As I was studying this spring — it was actually a set of springs — I found another set of springs. By the mid-1990s, I had found eight different groups of perennial springs, all saline, while exploring the island. A picture started forming, but each of the eight pictures was different — the clusters of springs had different salt compositions. Think of how salt melts ice on a road. Water with salt freezes at -20 C. But in the perennial springs, a different composition of salts forces the freezing point even lower. What I discovered was that permafrost is an obstacle to this salty water, not a barrier, so the water manages to finds its way around, creating a dynamic landscape at the springs.

Each perennial spring has a different surface expression depending on the types of salt it contains. Mounds — they’re essentially seasonal pingos — often form around them, along with surface deposits of salt. Because freezing rejects minerals in solution, you get some unusual mineral formations, but only in winter. While the surface deposits have a transient mineral structure, they can reach 10 metres’ thickness. Since some of these landforms exist only when the temperature drops below freezing, it’s important to spend time in the Arctic in winter.

In the High Arctic, perennial springs should not exist. Their occurrence in the Arctic Archipelago is unique, with Axel Heiberg Island having the second-highest concentration of salt domes in the world. But these mineral deposits also make the Canada Basin, the seafloor that stretches from Ellesmere Island to the Beaufort Sea, a target for mineral exploration.

On collaborating with the Canadian Space Agency and NASA

Through my work in the Arctic, I’ve developed ground penetrating radar to detect ice and water. The GPR is used to map the ground and its structure under the surface, which allows us to see where water might flow. So, when the Canadian Space Agency wanted to map the geology on the moon and NASA wanted to search for water on Mars, the GPR was the best tool. The extreme cold environment in the High Arctic can be used as an analogue to what life on Mars might have been like two billion years ago, so the findings from my research there could be useful when looking for water — and life — on Mars.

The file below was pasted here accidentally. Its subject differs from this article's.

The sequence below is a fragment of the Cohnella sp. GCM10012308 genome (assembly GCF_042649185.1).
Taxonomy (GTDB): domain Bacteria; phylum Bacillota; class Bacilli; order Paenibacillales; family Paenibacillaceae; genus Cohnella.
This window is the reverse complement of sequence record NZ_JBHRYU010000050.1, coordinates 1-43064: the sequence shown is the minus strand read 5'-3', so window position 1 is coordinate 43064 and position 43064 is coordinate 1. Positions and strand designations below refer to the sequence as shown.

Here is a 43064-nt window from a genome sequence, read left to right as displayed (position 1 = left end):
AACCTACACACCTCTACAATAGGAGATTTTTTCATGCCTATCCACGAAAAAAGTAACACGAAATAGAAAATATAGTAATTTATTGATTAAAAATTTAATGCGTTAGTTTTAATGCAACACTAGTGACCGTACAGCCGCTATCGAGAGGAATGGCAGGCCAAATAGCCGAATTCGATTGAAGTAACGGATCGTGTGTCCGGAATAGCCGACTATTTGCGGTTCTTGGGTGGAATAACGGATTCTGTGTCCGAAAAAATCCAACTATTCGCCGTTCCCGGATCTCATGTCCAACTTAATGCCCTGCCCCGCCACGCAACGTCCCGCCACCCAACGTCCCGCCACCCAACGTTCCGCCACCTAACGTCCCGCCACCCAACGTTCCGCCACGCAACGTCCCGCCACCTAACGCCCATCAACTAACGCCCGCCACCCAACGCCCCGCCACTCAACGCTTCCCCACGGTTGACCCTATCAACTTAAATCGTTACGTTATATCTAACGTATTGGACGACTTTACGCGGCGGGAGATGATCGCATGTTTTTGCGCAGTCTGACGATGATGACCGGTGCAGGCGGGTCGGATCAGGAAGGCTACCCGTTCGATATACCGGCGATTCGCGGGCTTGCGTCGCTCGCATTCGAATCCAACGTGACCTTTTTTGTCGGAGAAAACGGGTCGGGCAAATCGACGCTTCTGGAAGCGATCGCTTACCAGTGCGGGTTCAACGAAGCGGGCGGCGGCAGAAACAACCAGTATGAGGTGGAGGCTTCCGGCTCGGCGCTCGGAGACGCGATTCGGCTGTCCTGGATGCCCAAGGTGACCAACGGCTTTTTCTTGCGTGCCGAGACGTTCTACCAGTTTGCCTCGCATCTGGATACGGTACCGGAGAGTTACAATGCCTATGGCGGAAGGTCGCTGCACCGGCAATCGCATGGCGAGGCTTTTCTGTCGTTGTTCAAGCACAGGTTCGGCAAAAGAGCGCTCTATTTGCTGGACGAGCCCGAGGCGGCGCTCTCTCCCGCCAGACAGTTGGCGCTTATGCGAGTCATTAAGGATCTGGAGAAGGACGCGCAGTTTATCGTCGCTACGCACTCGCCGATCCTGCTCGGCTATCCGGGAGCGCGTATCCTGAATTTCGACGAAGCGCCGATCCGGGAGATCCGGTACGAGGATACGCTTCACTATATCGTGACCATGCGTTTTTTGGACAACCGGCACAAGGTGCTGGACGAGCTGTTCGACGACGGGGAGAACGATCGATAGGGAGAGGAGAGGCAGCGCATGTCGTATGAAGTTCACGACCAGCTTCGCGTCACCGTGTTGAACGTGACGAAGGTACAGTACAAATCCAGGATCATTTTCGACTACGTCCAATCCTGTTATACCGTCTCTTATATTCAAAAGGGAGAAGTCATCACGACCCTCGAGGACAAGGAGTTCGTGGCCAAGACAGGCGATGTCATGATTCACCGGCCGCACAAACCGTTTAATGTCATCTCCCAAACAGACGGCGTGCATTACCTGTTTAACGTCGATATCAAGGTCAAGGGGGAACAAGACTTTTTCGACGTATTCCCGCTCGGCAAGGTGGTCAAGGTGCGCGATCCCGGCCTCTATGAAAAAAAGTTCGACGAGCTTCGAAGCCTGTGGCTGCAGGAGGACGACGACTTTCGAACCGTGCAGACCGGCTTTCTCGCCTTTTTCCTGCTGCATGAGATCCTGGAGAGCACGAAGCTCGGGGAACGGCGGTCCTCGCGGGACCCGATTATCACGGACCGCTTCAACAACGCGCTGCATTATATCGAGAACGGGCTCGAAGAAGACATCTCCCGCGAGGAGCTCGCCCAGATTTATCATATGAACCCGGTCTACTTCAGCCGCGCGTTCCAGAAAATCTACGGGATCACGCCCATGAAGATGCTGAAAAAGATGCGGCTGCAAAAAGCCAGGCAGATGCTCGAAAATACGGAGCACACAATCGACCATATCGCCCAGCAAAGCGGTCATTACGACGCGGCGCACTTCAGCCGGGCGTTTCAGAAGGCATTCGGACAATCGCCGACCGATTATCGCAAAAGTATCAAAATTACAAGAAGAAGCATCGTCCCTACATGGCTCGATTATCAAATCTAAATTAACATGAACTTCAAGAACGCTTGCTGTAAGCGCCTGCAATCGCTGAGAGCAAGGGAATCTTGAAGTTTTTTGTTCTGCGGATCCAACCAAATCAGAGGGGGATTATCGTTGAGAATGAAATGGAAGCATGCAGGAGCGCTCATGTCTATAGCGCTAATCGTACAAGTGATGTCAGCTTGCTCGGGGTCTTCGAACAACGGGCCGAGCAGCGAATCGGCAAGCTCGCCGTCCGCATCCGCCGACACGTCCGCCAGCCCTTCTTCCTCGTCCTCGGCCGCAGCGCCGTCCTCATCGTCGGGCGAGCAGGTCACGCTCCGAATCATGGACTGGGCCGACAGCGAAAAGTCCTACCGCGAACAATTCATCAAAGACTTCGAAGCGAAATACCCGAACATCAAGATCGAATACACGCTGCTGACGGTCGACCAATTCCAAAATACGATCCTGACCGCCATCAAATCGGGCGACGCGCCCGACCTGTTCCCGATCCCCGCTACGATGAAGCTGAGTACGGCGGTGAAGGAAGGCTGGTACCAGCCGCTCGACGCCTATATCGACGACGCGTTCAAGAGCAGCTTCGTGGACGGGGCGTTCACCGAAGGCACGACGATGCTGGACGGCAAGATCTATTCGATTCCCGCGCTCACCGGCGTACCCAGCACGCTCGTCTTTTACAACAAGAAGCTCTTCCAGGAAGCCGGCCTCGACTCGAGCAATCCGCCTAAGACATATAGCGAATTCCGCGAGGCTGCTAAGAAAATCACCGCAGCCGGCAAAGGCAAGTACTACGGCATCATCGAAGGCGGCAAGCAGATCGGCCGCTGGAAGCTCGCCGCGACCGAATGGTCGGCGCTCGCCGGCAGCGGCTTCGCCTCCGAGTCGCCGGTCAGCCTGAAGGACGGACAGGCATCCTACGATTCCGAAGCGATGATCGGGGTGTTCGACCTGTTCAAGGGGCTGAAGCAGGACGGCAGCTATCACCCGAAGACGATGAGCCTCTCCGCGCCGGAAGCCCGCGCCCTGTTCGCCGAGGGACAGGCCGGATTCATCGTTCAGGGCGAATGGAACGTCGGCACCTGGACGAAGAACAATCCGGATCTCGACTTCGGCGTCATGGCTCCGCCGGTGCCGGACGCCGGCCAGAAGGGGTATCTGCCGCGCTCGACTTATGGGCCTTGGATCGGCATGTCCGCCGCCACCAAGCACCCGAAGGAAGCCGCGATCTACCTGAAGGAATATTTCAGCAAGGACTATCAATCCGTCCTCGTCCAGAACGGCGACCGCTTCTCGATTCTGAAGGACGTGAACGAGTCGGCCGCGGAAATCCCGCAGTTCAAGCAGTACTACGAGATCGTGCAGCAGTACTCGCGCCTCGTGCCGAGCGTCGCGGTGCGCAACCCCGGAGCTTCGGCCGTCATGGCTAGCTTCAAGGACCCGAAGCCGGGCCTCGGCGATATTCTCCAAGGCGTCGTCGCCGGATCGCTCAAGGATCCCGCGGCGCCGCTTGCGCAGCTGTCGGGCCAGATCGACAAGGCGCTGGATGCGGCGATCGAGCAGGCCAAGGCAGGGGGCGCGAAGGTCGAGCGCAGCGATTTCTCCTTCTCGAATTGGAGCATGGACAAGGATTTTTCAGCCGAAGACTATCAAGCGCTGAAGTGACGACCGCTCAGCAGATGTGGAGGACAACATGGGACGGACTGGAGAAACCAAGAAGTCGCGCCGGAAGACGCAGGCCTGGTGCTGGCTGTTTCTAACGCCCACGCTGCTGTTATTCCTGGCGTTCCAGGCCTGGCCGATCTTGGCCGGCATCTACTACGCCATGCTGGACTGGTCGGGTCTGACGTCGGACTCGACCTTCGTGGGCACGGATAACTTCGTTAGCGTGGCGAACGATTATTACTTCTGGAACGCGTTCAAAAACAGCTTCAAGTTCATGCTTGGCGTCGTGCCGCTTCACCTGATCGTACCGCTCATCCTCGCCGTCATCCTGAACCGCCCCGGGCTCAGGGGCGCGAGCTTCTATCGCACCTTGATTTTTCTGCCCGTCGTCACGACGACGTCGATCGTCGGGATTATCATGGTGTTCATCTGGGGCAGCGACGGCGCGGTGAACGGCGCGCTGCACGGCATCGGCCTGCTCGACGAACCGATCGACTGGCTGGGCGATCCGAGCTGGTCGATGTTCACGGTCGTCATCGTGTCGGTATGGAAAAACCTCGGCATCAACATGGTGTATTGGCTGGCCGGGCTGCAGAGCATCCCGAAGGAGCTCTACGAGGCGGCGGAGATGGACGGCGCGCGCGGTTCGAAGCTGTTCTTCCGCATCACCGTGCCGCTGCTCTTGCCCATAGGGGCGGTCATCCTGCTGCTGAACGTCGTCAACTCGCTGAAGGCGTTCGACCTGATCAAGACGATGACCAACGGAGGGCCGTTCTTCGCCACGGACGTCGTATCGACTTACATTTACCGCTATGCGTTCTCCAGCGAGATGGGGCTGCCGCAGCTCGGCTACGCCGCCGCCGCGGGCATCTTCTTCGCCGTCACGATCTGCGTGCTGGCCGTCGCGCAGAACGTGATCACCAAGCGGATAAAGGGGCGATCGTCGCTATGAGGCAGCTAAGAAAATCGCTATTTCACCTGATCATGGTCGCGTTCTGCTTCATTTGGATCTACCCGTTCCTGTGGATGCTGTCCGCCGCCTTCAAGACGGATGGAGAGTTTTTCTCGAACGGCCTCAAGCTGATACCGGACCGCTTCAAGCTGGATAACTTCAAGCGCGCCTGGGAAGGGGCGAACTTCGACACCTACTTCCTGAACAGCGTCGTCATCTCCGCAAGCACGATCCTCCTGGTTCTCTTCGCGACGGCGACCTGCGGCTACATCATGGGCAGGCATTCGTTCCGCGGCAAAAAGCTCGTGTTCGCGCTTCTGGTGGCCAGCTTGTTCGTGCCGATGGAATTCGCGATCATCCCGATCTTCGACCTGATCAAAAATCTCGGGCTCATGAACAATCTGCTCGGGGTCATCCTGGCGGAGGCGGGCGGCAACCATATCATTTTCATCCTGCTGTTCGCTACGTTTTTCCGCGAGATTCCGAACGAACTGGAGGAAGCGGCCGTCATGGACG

On being a scientist in the social-media age

Science is competitive — we’re producing so many scientists — and today, hype and social media like Twitter is changing the way we use science. Everyone wants to get into Science magazine or Nature with their findings because they see media as proper validation of science. But scientists need to represent their work honestly and without getting caught up in the hype. To do good science, you need to ask if your work serves the broader public and be committed to properly represent what you find. There are two types of scientists; if we use the case of field research in the Arctic as an example, you’ve got the ones who go north once or twice, and you’ve got those who keep going back year after year. I’ve worked with about 50 graduate students over the years, and I’m proud of them — they’ve shown commitment by doing science in a systematic way.

On why the North matters

The majority of Canadians live in the southern part of the country, but most of our landmass is located in the North. We need to be committed to understanding the north, not just controlling it politically, and we need to show commitment to the people who live there. To do so, we need to know more, because knowledge allows us to manage the land, not mismanage it, which we have done over and over again by allowing oil and gas exploration. In the last 10 years, there’s been an increased interest in the North with incentives to raise research and involvement, but also to making the research useful for the people who live there. The North has always been a big part of my life. My connection to it is spiritual.